Sunday, 22 March 2020

Journal Of The Plague Year - week one

Writing a "ha ha how satirical" title like the above looks like being harder to do as the days progress. A week in a pandemic is a long time, and it's chastening to see how peoples moods have transformed in such a short and eventful time. For my part, I've done this amount of work...

The new book, which I honestly didn't expect to start writing when the first one's only just gone to the printers, is slightly harder to get stuck into writing, what with all that's going on in the world, but I've made a start. I've got the concept, and the 'angle', and have written a dozen scribble pages with some nice visual ideas, some nifty dialogue, a killer twist, and lots more besides, most of which will undoubtedly disappear in the rewriting. As for drawing it, will I still be able to get art supplies I wonder?

For the record, I thought out loud on Facebook on March 14th about writing a book. So we can measure its progress from there.

Also on the 14th we were still joking about gigs and visits being cancelled. But mid week (the 17th) pretty well everything had been. Though one school, an outlier to be sure, emailed asking if I could add some dates in July (with caveats, obviously, assuming there are still schools to teach in by then).

I posted the Socks' Swine Flu video on Facebook on the 14th. Doubt I'd do it today.

March 15th: Some reassuring stats in Dr Phil Hammond's MD column in this week's Private Eye. In winter 2017/18, more than 50,000 excess deaths happened in England & Wales as a result of respiratory infections (ie, the flu) with next to no comment.
That means 379 people a day died, over and above the expected (or usual) figures, predominantly the elderly and those with pre-existing diseases. (According to & Public Health England, on average 17,000 people in England die every year from the flu.)

Well, I found it reassuring. (Again, one week later, this now looks complacent and a bad thing to be saying out loud).

March 17th: Just watched High Society and The Bells Of Saint Mary, and next I'll be watching Road To Morocco.

Who else is Bing watching?

Today's fun fact: Spanish Flu didn't come from Spain. The 1918 pandemic was kept quiet or played down by the governments in UK, Germany and the USA. But neutral Spain was free to report the true figures.

As a result everyone thought that Spain had a flu pandemic and that they didn't, so it acquired the name 'Spanish Flu'. All because Spain was the only country that didn't lie about having it.

Sorry, I should be changing the subject shouldn't I? As you were.…

March 18th: Thanks to Michelle Baharier for sharing this story, which is very reassuring about the statistics of virus spread. Worth a read if you're panicking about exponential growth.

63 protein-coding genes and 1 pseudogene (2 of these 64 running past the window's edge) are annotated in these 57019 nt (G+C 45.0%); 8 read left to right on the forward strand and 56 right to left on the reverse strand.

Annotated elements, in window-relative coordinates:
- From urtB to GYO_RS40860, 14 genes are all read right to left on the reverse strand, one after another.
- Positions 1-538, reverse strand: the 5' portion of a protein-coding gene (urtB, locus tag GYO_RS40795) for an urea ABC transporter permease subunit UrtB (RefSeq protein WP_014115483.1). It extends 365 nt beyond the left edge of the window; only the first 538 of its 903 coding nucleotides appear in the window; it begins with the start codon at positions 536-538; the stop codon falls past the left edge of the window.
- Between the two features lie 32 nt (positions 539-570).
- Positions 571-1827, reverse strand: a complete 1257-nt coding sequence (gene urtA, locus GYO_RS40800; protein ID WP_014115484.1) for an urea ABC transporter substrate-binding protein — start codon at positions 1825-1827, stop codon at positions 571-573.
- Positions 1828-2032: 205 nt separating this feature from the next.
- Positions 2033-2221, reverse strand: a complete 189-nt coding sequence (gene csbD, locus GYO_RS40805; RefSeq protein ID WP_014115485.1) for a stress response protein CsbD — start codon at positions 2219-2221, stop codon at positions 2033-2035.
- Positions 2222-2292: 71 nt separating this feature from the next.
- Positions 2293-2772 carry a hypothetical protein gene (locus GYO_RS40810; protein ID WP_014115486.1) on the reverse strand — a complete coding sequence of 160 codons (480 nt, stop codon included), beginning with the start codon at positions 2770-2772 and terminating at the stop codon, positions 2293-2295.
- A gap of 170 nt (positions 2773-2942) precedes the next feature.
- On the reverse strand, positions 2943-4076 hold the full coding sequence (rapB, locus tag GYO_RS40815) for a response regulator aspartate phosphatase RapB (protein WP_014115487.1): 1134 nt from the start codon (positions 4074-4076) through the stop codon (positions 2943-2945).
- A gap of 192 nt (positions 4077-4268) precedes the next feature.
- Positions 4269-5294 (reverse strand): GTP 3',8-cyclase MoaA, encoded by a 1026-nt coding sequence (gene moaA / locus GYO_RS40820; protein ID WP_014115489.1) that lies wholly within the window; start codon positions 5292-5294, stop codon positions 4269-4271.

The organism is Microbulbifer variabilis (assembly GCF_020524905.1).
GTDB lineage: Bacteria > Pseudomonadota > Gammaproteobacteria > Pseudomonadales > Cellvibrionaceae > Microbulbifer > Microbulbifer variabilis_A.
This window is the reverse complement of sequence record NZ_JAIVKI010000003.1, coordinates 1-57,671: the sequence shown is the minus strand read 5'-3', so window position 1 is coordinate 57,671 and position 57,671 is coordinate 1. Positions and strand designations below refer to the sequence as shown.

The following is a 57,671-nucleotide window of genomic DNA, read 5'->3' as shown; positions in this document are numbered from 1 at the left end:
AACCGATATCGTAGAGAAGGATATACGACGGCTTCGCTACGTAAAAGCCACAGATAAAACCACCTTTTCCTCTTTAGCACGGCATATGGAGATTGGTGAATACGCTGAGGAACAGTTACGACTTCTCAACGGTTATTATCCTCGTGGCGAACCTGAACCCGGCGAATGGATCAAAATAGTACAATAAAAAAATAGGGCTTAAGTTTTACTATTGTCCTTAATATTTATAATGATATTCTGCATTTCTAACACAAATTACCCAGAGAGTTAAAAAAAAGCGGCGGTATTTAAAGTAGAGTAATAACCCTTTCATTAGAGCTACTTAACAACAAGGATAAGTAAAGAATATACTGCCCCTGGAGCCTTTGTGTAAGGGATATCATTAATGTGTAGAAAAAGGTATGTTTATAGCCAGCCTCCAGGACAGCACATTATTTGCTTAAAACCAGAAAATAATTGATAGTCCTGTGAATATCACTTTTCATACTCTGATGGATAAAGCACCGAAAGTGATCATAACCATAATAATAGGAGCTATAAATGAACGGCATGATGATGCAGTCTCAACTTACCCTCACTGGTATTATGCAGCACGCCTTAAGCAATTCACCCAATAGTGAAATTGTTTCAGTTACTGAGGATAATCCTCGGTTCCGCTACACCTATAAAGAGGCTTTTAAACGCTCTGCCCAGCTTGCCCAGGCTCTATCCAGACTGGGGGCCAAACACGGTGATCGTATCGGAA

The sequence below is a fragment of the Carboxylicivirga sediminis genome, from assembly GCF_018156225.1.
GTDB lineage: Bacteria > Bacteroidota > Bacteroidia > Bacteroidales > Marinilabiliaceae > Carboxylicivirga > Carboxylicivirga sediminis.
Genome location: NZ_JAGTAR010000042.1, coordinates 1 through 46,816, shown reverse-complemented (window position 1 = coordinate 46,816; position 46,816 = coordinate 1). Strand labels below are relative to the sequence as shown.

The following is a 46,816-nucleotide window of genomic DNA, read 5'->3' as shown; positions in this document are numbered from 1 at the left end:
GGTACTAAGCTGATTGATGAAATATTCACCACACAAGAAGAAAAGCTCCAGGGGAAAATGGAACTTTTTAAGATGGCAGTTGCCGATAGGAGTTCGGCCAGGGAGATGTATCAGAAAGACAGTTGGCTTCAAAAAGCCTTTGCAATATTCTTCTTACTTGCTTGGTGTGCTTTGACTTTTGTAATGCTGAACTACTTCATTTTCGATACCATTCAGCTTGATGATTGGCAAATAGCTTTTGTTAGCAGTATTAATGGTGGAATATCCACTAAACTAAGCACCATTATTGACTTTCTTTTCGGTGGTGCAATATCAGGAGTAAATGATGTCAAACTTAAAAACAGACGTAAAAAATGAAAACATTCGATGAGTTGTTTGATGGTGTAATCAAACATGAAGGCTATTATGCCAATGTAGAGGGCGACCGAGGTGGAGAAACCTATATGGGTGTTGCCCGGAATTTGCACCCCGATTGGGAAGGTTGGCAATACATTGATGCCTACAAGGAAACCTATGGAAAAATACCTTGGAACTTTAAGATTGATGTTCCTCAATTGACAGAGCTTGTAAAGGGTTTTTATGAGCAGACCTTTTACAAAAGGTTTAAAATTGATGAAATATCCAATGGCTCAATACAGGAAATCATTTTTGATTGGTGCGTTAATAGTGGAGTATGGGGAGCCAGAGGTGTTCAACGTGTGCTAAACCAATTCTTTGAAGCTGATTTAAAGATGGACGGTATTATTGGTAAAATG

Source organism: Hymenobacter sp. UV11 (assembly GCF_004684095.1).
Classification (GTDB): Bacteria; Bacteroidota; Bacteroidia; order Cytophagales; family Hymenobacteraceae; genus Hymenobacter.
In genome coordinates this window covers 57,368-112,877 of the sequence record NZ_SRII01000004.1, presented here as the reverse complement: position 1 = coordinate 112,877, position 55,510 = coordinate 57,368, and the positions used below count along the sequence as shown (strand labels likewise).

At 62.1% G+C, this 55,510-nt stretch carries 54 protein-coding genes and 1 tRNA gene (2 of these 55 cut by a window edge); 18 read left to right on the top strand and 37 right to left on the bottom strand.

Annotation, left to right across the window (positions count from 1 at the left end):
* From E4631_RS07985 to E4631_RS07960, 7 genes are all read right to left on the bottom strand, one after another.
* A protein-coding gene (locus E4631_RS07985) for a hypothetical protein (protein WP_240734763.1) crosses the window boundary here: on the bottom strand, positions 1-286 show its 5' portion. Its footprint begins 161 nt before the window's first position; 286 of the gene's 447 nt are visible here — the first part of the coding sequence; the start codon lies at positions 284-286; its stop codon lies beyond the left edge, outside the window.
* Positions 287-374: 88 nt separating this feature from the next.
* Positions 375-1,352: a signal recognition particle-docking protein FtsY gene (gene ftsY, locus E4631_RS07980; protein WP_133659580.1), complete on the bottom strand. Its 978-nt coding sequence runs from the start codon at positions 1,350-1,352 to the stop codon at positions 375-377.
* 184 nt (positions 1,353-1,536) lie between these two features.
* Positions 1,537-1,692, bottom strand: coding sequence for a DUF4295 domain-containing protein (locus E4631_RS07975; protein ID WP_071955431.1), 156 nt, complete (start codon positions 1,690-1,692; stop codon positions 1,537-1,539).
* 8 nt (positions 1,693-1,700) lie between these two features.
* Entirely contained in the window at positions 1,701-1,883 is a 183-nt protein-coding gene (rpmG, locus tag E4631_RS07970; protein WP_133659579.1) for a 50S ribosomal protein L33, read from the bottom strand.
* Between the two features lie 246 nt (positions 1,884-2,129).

“The rate of infection of the virus in the Hubei province increased by 30% each day... that is exponential growth. At this rate, the entire world should have been infected within 90 days." But then, the trend changed. The number of new cases reported each day started to fall as of February 7. A week later, the mortality rate started falling as well. (Excerpt from article, the details tell you more).

March 19th: Who else is watching more films than usual at the moment? (Former gigging comedians, I'm guessing). Here are the five we just watched, from Netflix/Amazon, in order of preference. Please share your reviews, we'll be watching a lot more.

1 - Booksmart. Brilliant light comedy by first time director Olivia Wilde, teen-friendly too.

2 - Phantom Thread. Paul Thomas Anderson directing Daniel Day Lewis in his final film. A unique vision with some great images and totally original characters. A bit Marmite, as arthouse films can be. One of us loved it, one of us hated it.

3 - Aeronauts. Very silly, but gripping in the action sequences. Almost based on a true story with some almost plausible science. Fun for the kids, if not for the historians.

4 - Green Book. The sort of film that gets nominated for Oscars. Quite manipulative and formulaic, with a well constructed story buried under the message. Good acting turns, but I think you can spot the join when Mahershala Ali's head is CGI'd onto the real piano player's body. Also whitewashes the true story it's based on.

5 - Marriage Story. Horrible and indulgent. The sort of movie rich actor types make, thinking the rest of the world can in some way relate to them. Reminds me of Woody Allen's later unfunny stuff. But not that good.

So, what would you recommend, or steer us away from?

March 19th: Making up a name for an imaginary band turns out to be harder than you think. My first two names have already been used. Who knew there were band called The Nuns and Nunnery?

March 19th: Cannes canned.

(And suddenly I have a Suzi Quatro song going through my head)

Genius, as always, from Miranda Hyde. Read the article, enjoy the soundbites:

- (Dominic) Cummings is interested in behavioural science in the way I’m interested in Olympic figure skating. Which is to say, I like it, but I’m unbelievably, lethally shit at it.

- His (Johnson's) idea of heroic sacrifice is allowing someone else to raise his offspring.

- “I’m very confident we’ll get this thing done.” Mate … that’s your slogan for the other one? We’re about three days off him telling us we can take back control.

- certainly wouldn’t rule out Donald Trump judging November’s elections to be something that had better be suspended under the circumstances.

Kev F Sutherland, as well as writing and drawing for The Beano, Marvel, Doctor Who et al, runs Comic Art Masterclasses in schools, libraries & art centres. email for details. His debut graphic novel Findlay Macbeth is out now. Follow Kev on Facebook, Twitter. Promo video here

My debut graphic novel Findlay Macbeth, available to order now:

ISBN 978-1-5272-5853-2 

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